Deutch, Ros-Lehtinen Lead Bipartisan Letter Urging HHS to Fully Implement Eating Disorders Prevention Programs
Today, Congressman Ted Deutch (FL-22) and Congresswoman Ileana Ros-Lehtinen (FL-27) led 34 other Members of Congress in a bipartisan letter to U.S. Department of Health and Human Services Secretary Alex Azar asking him to fully implement eating disorders prevention programs created by the bipartisan 21st Century Cures Act. Specifically, the Representatives expressed concern over the agency's progress to implement training programs for health professionals to identify eating disorders and intervene with patients.
Over 30 million Americans suffer from eating disorders at some point during their lifetime, and these disorders have the highest mortality rate out of any psychiatric illness. As the Representatives write, "Like substance use disorder and [intimate partner violence], people with eating disorders often fail to receive appropriate treatment due to improperly trained health care workforce, stigma, and gaps in knowledge related to eating disorders treatment and referral resources." The identification and intervention programs "have proven the efficacy of evidence-based training programs that can break down barriers to treatment and recovery."
"Passage of the 21st Century Cures Act was a major bipartisan accomplishment, and now we are asking the Department to utilize all necessary resources to implement these health programs," said Congressman Deutch. "We need to train our health professionals to learn how to detect, prevent, and treat eating disorders among their patients. With 30 million Americans affected by these illnesses over their lifetime, this demands the full attention and appropriate resources of our federal health agency."
“Eating disorders are a leading cause of further illness and sometimes death in our nation. However, it is unfortunate that programs to train health professionals to identify and treat these disorders have not been forthcoming from the Department of Health and Human Services," Congresswoman Ros-Lehtinen said. "Along with my friend and colleague, Ted, I urge Secretary Azar to implement programs that will help those with eating disorders get the help they need.”
The signed letter can be accessed here. The text of the letter is included below.
Dear Secretary Azar,
Thank you for your leadership as the Department of Health and Human Services implements Sections 13005 and 13007 of the bipartisan 21st Century Cures Act (Public Law 114-255), including the release of initial mental health parity FAQs for eating disorders and update of Office of Women’s Health (OWH) factsheets for eating disorders. Despite this progress, we have concerns regarding progress toward early identification and intervention training programs for health professionals under Section 13006 of the law. We urge you to take significant steps to implement this important provision to provide nurses, doctors, and other health professionals the tools they need to help save lives from eating disorders.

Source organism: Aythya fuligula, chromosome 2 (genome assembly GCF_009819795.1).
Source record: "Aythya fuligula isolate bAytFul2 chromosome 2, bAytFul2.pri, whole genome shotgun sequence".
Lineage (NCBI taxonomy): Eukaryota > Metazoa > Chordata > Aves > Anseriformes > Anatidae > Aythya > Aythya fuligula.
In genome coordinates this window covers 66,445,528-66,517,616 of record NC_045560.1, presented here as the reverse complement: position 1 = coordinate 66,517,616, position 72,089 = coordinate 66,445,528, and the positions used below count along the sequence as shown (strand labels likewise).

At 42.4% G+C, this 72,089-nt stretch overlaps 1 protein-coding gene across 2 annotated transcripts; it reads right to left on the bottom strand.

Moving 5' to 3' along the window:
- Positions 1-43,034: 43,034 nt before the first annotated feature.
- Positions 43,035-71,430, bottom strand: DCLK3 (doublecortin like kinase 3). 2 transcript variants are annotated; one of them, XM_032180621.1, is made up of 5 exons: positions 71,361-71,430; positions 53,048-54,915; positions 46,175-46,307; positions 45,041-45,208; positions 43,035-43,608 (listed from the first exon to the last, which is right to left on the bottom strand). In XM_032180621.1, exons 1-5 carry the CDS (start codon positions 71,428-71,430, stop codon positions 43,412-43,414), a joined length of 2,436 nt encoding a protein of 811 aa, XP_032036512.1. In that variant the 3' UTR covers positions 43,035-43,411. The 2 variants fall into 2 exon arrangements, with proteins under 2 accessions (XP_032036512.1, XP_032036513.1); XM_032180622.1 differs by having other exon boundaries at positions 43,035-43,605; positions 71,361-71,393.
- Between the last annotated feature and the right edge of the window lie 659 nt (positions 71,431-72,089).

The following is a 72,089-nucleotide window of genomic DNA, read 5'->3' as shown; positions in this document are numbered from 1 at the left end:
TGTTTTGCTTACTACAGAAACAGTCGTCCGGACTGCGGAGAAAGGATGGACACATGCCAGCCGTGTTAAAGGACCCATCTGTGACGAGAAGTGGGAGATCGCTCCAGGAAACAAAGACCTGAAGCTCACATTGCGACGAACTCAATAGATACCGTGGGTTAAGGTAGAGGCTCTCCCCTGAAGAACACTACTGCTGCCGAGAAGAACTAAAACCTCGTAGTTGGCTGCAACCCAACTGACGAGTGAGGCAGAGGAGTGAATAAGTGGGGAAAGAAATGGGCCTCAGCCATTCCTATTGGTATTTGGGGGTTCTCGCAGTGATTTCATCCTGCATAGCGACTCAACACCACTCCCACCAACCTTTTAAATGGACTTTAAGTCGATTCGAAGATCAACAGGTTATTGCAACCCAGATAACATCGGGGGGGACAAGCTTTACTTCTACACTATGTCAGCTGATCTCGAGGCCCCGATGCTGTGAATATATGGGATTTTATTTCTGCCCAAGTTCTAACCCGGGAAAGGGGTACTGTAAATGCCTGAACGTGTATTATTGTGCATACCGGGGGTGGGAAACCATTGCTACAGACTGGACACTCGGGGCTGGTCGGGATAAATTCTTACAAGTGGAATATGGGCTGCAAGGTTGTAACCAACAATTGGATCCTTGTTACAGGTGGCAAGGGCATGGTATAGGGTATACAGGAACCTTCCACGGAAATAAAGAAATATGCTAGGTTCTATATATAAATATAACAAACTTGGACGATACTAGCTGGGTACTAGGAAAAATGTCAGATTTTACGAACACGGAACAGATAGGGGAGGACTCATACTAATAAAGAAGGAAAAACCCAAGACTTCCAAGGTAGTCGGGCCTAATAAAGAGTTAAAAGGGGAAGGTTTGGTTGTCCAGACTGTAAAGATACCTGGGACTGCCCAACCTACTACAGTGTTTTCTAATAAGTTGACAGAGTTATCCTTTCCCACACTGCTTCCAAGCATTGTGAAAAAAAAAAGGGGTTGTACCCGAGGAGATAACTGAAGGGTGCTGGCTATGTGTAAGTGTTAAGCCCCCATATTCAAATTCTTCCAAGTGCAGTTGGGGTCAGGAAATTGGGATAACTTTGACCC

Eating disorders are serious mental illnesses that affect over 30 million Americans at some point during their lifetime and have the highest mortality rate out of any psychiatric illness. These disorders are complex, and are frequently experienced at the same time as other medical and psychological conditions. For example, 50 percent of people with eating disorders have a co-occurring substance use disorder. In addition, heart disease, kidney failure, esophageal cancer, osteoporosis, seizures, infertility, and many other serious medical conditions can emerge as a direct result of an eating disorder.
Given the severity and economic cost of treating a severe eating disorder, we urge HHS, through both SAMHSA and HRSA, to implement evidence-based trainings and resources to help health professionals identify the early warning signs of eating disorders, fight the stigma associated with mental health disorders, intervene quickly, and refer patients to specialized mental health professionals to help more Americans find the path to recovery. Particularly, we urge HHS to consider utilizing its existing training and intervention models as examples to implement Section 13006, such as HRSA’s Intimate Partner Violence (IPV) program and SAMHSA’s Screening, Brief Intervention and Referral to Treatment (SBIT) program for substance use disorder. Like substance use disorder and IPV, people with eating disorders often fail to receive appropriate treatment due to improperly trained health care workforce, stigma, and gaps in knowledge related to eating disorders treatment and referral resources. These programs have proven the efficacy of evidence-based training programs that can break down barriers to treatment and recovery. Additionally, we strongly urge HRSA to integrate these eating disorders education and trainings within its Bureau of Health Workforce’s Primary Care Training and Enhancement program, as was requested within the Consolidated Appropriations Act, 2018 Explanatory Statement (P.L. 115-141).
We applaud your department’s ongoing efforts under Sections 13005 and 13007 and ask that you continue implementation through further mental health parity guidance and changes to the OWH website, and ask that you simultaneously begin work on Section 13006 of the 21st Century Cures Act. By improving the knowledge and skill of our health care workforce we can significantly help those who are at risk before they develop severe eating disorders that require intensive treatment at high costs to our health systems and taxpayers. Thus, we strongly urge you to implement these practices to save lives and reduce the cost to American families across the nation.